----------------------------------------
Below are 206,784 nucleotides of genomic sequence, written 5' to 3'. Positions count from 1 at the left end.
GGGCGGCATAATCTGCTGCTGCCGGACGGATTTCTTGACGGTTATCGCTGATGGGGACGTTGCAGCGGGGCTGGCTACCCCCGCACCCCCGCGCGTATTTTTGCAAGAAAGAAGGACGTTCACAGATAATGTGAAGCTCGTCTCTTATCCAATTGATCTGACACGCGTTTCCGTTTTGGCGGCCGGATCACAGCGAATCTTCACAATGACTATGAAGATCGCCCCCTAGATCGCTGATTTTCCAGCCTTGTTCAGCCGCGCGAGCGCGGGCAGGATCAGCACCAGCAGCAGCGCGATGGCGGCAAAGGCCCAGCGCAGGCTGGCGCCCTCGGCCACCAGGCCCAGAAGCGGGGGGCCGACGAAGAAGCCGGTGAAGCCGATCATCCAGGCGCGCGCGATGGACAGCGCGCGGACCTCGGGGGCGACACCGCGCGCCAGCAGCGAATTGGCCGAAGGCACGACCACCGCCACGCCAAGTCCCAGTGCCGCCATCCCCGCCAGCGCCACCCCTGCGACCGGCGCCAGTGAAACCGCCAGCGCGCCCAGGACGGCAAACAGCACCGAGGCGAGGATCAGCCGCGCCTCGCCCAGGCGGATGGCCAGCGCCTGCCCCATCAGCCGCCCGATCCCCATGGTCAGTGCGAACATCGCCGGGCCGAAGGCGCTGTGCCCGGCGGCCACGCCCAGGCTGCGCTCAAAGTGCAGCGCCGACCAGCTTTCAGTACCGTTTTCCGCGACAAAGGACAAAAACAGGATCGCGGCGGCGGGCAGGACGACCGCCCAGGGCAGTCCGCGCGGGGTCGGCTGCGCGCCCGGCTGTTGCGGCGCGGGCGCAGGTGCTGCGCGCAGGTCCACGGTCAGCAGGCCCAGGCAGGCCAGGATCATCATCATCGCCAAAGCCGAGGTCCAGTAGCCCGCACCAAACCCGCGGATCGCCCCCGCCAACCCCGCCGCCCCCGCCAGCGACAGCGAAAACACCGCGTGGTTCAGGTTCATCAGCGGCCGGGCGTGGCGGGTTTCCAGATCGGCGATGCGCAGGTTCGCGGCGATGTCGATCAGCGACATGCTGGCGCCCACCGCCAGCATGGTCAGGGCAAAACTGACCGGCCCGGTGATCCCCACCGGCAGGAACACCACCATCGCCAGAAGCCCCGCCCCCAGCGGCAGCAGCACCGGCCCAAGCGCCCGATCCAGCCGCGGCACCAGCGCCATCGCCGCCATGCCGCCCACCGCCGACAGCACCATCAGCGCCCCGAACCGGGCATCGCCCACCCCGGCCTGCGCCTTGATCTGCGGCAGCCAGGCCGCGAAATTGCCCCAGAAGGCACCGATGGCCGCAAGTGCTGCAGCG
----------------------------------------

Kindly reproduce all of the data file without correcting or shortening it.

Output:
Below are 206,784 nucleotides of genomic sequence, written 5' to 3'. Positions count from 1 at the left end.
GGGCGGCATAATCTGCTGCTGCCGGACGGATTTCTTGACGGTTATCGCTGATGGGGACGTTGCAGCGGGGCTGGCTACCCCCGCACCCCCGCGCGTATTTTTGCAAGAAAGAAGGACGTTCACAGATAATGTGAAGCTCGTCTCTTATCCAATTGATCTGACACGCGTTTCCGTTTTGGCGGCCGGATCACAGCGAATCTTCACAATGACTATGAAGATCGCCCCCTAGATCGCTGATTTTCCAGCCTTGTTCAGCCGCGCGAGCGCGGGCAGGATCAGCACCAGCAGCAGCGCGATGGCGGCAAAGGCCCAGCGCAGGCTGGCGCCCTCGGCCACCAGGCCCAGAAGCGGGGGGCCGACGAAGAAGCCGGTGAAGCCGATCATCCAGGCGCGCGCGATGGACAGCGCGCGGACCTCGGGGGCGACACCGCGCGCCAGCAGCGAATTGGCCGAAGGCACGACCACCGCCACGCCAAGTCCCAGTGCCGCCATCCCCGCCAGCGCCACCCCTGCGACCGGCGCCAGTGAAACCGCCAGCGCGCCCAGGACGGCAAACAGCACCGAGGCGAGGATCAGCCGCGCCTCGCCCAGGCGGATGGCCAGCGCCTGCCCCATCAGCCGCCCGATCCCCATGGTCAGTGCGAACATCGCCGGGCCGAAGGCGCTGTGCCCGGCGGCCACGCCCAGGCTGCGCTCAAAGTGCAGCGCCGACCAGCTTTCAGTACCGTTTTCCGCGACAAAGGACAAAAACAGGATCGCGGCGGCGGGCAGGACGACCGCCCAGGGCAGTCCGCGCGGGGTCGGCTGCGCGCCCGGCTGTTGCGGCGCGGGCGCAGGTGCTGCGCGCAGGTCCACGGTCAGCAGGCCCAGGCAGGCCAGGATCATCATCATCGCCAAAGCCGAGGTCCAGTAGCCCGCACCAAACCCGCGGATCGCCCCCGCCAACCCCGCCGCCCCCGCCAGCGACAGCGAAAACACCGCGTGGTTCAGGTTCATCAGCGGCCGGGCGTGGCGGGTTTCCAGATCGGCGATGCGCAGGTTCGCGGCGATGTCGATCAGCGACATGCTGGCGCCCACCGCCAGCATGGTCAGGGCAAAACTGACCGGCCCGGTGATCCCCACCGGCAGGAACACCACCATCGCCAGAAGCCCCGCCCCCAGCGGCAGCAGCACCGGCCCAAGCGCCCGATCCAGCCGCGGCACCAGCGCCATCGCCGCCATGCCGCCCACCGCCGACAGCACCATCAGCGCCCCGAACCGGGCATCGCCCACCCCGGCCTGCGCCTTGATCTGCGGCAGCCAGGCCGCGAAATTGCCCCAGAAGGCACCGATGGCCGCAAGTGCTGCAGCG